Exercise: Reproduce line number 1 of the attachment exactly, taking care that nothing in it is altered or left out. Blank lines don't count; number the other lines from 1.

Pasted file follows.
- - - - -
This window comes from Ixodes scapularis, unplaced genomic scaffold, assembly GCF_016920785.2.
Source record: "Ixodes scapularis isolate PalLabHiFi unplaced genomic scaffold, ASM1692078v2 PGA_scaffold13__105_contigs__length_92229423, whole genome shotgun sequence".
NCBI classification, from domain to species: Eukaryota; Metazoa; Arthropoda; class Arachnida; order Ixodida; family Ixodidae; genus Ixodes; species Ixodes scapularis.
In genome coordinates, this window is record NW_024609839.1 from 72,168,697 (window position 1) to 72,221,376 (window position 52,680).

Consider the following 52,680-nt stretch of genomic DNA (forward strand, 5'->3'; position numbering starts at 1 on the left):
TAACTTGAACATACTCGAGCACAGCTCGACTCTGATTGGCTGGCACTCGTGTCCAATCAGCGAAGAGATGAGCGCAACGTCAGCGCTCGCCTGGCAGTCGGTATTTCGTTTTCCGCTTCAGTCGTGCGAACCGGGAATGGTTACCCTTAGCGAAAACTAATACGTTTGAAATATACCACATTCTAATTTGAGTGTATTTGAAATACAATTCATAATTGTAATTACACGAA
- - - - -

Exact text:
This window comes from Ixodes scapularis, unplaced genomic scaffold, assembly GCF_016920785.2.